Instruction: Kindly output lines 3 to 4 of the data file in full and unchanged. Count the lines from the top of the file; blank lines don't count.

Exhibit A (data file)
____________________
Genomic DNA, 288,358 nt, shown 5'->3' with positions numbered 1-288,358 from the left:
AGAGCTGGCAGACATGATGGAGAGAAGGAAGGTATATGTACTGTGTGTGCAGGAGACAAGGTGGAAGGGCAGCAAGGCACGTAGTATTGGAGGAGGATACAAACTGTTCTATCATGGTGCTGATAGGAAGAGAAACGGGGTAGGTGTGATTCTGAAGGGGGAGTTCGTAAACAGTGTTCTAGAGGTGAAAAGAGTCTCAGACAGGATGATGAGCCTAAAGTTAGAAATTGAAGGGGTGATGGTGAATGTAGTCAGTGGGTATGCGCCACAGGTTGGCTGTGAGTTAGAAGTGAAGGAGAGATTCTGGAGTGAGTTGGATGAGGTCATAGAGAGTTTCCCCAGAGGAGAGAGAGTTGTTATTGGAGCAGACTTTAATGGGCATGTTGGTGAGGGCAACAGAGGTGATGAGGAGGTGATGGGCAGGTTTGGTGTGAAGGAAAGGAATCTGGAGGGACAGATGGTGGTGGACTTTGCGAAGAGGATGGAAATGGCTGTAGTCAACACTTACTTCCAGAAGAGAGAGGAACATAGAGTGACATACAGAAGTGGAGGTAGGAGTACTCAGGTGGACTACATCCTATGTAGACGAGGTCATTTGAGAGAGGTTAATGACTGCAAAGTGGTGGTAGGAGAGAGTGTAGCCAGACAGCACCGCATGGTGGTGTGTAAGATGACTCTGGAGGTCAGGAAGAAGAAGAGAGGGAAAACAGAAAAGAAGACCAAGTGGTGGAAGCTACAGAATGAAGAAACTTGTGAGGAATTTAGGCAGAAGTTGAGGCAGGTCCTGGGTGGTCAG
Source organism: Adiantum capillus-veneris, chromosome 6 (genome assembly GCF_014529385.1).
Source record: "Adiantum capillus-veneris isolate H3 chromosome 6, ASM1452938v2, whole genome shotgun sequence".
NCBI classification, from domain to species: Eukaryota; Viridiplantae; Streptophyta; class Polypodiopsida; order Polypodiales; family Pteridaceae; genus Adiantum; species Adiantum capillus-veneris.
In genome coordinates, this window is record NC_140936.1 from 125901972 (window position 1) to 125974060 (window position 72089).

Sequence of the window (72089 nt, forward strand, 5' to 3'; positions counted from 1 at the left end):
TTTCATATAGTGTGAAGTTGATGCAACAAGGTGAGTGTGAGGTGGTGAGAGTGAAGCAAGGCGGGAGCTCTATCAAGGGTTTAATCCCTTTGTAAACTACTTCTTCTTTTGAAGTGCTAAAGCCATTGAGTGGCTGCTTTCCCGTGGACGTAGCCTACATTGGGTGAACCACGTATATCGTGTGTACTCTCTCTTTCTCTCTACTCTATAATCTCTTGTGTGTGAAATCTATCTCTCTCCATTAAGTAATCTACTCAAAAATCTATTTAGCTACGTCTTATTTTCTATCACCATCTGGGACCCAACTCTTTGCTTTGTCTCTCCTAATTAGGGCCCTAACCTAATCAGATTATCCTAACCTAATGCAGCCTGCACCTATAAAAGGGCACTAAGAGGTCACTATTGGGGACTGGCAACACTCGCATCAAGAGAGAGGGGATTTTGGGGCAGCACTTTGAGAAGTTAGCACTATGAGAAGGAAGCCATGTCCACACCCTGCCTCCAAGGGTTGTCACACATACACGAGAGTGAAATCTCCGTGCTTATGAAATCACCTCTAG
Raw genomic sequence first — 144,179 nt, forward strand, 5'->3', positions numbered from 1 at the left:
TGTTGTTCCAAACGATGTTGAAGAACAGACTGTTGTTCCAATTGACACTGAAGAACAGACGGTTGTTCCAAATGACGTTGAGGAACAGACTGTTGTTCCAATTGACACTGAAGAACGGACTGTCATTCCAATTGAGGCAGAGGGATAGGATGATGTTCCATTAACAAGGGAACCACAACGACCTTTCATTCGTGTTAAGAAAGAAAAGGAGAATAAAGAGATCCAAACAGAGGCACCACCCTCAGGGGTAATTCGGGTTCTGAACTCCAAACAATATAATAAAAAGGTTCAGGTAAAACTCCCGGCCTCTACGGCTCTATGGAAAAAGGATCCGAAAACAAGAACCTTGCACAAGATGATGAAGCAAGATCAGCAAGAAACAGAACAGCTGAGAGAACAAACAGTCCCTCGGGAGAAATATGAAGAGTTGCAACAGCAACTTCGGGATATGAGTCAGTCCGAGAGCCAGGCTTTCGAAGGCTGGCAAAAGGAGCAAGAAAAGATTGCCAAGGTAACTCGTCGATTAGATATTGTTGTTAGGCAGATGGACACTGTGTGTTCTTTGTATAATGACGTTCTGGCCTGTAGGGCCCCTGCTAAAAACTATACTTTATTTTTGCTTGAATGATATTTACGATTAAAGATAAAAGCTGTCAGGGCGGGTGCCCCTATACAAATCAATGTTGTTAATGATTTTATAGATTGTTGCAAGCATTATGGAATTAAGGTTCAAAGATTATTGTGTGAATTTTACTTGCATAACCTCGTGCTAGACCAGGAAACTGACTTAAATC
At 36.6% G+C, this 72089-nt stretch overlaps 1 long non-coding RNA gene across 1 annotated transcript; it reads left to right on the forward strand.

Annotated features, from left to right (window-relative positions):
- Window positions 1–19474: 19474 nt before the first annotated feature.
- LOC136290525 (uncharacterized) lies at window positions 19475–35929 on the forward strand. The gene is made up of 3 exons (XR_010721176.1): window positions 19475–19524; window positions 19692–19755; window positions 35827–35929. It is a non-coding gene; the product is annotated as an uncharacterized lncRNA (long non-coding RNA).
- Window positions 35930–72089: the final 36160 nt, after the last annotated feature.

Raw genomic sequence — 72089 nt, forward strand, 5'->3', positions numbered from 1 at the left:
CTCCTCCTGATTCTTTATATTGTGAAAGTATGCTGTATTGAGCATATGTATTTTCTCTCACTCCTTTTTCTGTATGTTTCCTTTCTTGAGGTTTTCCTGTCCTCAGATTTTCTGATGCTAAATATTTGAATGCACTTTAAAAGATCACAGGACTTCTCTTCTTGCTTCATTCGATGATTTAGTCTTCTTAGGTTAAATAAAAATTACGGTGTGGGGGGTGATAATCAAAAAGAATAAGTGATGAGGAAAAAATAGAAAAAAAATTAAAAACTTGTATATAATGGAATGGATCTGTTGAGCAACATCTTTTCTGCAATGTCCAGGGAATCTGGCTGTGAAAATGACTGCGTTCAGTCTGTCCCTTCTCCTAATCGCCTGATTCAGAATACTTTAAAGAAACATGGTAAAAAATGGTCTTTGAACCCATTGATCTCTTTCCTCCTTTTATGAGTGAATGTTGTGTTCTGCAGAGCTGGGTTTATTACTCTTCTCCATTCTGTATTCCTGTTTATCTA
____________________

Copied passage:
Source organism: Adiantum capillus-veneris, chromosome 6 (genome assembly GCF_014529385.1).
Source record: "Adiantum capillus-veneris isolate H3 chromosome 6, ASM1452938v2, whole genome shotgun sequence".